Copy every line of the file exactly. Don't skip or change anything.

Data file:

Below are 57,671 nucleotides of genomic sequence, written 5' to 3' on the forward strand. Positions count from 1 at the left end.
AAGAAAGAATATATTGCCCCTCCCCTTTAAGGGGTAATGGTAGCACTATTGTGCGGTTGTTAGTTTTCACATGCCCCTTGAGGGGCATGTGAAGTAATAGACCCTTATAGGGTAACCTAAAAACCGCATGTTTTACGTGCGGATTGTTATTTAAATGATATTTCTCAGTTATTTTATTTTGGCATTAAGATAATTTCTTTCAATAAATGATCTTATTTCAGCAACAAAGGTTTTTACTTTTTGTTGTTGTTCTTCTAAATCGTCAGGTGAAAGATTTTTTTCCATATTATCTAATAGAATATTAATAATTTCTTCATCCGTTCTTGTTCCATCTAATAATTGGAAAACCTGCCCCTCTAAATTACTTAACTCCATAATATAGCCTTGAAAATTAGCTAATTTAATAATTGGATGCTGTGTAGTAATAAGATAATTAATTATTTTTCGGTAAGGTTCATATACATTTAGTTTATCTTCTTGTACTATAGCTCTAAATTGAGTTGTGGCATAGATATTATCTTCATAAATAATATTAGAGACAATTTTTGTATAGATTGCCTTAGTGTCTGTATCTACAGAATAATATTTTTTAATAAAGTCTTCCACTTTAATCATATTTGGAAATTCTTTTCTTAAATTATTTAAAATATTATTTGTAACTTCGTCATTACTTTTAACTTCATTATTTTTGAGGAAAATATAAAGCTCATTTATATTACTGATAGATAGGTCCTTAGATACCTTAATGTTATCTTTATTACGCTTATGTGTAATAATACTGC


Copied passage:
Below are 57,671 nucleotides of genomic sequence, written 5' to 3' on the forward strand. Positions count from 1 at the left end.
AAGAAAGAATATATTGCCCCTCCCCTTTAAGGGGTAATGGTAGCACTATTGTGCGGTTGTTAGTTTTCACATGCCCCTTGAGGGGCATGTGAAGTAATAGACCCTTATAGGGTAACCTAAAAACCGCATGTTTTACGTGCGGATTGTTATTTAAATGATATTTCTCAGTTATTTTATTTTGGCATTAAGATAATTTCTTTCAATAAATGATCTTATTTCAGCAACAAAGGTTTTTACTTTTTGTTGTTGTTCTTCTAAATCGTCAGGTGAAAGATTTTTTTCCATATTATCTAATAGAATATTAATAATTTCTTCATCCGTTCTTGTTCCATCTAATAATTGGAAAACCTGCCCCTCTAAATTACTTAACTCCATAATATAGCCTTGAAAATTAGCTAATTTAATAATTGGATGCTGTGTAGTAATAAGATAATTAATTATTTTTCGGTAAGGTTCATATACATTTAGTTTATCTTCTTGTACTATAGCTCTAAATTGAGTTGTGGCATAGATATTATCTTCATAAATAATATTAGAGACAATTTTTGTATAGATTGCCTTAGTGTCTGTATCTACAGAATAATATTTTTTAATAAAGTCTTCCACTTTAATCATATTTGGAAATTCTTTTCTTAAATTATTTAAAATATTATTTGTAACTTCGTCATTACTTTTAACTTCATTATTTTTGAGGAAAATATAAAGCTCATTTATATTACTGATAGATAGGTCCTTAGATACCTTAATGTTATCTTTATTACGCTTATGTGTAATAATACTGC